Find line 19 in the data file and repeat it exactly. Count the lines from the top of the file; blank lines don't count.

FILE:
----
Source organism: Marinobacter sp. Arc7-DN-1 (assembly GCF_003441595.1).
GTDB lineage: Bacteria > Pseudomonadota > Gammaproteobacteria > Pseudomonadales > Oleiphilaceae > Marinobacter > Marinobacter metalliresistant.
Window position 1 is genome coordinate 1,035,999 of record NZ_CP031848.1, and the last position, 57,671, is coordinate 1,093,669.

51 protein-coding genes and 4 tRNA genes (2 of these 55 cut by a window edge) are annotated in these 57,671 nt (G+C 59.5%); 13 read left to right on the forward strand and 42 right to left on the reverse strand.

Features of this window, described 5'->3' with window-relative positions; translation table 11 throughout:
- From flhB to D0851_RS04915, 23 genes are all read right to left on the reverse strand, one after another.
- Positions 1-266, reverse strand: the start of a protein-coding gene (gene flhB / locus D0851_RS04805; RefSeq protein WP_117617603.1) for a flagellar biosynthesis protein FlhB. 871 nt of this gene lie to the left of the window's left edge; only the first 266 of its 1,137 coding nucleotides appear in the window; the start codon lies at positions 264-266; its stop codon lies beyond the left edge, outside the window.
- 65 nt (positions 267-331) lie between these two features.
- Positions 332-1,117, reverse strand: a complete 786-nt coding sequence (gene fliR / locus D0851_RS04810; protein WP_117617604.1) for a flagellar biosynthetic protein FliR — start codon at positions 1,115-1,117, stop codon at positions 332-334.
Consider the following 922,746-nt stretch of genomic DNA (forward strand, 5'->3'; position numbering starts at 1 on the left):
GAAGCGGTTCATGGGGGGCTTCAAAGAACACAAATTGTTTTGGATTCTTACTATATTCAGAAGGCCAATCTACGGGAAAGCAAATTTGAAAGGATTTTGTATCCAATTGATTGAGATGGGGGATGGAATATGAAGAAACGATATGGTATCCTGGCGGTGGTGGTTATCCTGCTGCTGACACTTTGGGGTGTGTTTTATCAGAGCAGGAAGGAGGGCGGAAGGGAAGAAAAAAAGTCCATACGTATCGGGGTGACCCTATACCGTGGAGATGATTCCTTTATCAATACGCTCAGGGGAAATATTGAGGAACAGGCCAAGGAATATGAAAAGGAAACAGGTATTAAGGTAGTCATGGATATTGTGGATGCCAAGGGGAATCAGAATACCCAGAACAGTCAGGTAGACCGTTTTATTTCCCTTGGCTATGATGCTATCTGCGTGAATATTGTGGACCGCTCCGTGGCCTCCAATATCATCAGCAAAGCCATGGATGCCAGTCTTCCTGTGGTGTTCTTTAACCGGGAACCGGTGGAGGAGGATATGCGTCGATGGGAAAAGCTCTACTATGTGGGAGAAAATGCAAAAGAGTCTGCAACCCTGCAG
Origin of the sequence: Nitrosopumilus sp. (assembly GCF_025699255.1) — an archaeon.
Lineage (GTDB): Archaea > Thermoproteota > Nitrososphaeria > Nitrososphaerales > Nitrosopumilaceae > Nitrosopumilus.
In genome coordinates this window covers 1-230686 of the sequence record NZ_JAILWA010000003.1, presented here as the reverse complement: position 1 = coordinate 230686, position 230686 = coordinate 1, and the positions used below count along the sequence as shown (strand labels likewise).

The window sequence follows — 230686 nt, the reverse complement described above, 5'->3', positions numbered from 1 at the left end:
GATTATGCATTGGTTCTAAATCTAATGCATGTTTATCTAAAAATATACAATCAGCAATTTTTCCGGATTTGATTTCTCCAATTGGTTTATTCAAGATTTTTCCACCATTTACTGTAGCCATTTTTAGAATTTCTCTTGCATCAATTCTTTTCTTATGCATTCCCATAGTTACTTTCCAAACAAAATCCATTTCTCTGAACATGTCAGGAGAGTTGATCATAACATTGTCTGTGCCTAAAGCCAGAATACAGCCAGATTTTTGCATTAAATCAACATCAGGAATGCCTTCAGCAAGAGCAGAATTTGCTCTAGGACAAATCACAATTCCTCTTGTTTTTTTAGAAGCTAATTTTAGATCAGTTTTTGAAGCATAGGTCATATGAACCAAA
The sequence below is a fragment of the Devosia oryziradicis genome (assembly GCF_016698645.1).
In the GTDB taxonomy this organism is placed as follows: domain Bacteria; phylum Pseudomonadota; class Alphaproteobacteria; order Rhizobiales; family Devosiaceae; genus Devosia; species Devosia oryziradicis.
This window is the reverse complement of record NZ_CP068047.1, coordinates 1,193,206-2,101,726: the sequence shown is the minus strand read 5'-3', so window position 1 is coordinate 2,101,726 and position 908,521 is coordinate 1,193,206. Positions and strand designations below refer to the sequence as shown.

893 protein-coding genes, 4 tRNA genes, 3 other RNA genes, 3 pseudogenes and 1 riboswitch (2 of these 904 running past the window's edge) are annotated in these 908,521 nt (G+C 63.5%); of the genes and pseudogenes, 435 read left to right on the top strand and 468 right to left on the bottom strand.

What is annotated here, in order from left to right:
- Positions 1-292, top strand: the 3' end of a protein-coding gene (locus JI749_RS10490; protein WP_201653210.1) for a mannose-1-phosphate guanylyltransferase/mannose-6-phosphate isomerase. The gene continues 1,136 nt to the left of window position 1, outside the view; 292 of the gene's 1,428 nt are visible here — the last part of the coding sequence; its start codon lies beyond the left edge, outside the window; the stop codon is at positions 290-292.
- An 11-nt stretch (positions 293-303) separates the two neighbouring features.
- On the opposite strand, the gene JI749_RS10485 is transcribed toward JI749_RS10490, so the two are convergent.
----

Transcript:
This window is the reverse complement of record NZ_CP068047.1, coordinates 1,193,206-2,101,726: the sequence shown is the minus strand read 5'-3', so window position 1 is coordinate 2,101,726 and position 908,521 is coordinate 1,193,206. Positions and strand designations below refer to the sequence as shown.